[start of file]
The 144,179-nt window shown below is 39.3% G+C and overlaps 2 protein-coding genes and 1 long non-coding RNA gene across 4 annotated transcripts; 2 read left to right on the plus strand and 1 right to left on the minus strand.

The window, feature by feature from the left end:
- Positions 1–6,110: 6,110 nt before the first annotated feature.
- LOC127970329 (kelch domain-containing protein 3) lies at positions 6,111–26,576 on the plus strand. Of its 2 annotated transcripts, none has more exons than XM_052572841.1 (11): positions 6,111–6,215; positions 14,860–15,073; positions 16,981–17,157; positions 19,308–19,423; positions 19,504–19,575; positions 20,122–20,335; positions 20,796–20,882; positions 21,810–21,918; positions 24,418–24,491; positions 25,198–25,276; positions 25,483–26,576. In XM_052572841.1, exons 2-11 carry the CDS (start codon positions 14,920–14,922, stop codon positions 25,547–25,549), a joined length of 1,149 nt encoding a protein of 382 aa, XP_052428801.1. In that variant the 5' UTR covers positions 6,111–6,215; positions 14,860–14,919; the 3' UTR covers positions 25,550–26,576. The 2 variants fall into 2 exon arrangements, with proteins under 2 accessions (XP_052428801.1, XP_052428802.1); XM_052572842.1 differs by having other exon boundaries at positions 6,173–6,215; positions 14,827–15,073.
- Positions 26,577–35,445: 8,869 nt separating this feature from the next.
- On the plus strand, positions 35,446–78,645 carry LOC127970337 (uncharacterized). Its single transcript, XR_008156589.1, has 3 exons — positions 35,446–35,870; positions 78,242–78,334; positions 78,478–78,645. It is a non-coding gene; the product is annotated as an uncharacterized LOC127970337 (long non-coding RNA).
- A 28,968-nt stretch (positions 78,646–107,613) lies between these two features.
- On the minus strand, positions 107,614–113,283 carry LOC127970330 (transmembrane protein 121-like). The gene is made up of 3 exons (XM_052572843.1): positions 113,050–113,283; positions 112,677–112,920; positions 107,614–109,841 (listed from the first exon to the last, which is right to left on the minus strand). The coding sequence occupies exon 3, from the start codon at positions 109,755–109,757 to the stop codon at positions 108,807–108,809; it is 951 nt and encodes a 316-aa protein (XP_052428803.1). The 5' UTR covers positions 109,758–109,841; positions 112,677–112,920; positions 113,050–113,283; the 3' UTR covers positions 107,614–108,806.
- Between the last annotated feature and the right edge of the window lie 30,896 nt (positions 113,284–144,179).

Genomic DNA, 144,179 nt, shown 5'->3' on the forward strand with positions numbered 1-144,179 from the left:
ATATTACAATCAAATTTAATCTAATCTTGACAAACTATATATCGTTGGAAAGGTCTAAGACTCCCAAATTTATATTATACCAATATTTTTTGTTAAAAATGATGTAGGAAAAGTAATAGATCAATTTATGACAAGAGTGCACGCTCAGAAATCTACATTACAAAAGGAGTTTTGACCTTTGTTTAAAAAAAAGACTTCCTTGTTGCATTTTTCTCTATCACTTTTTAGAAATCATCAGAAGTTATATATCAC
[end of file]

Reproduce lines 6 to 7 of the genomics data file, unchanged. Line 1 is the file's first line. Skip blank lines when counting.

- On the plus strand, positions 35,446–78,645 carry LOC127970337 (uncharacterized). Its single transcript, XR_008156589.1, has 3 exons — positions 35,446–35,870; positions 78,242–78,334; positions 78,478–78,645. It is a non-coding gene; the product is annotated as an uncharacterized LOC127970337 (long non-coding RNA).
- A 28,968-nt stretch (positions 78,646–107,613) lies between these two features.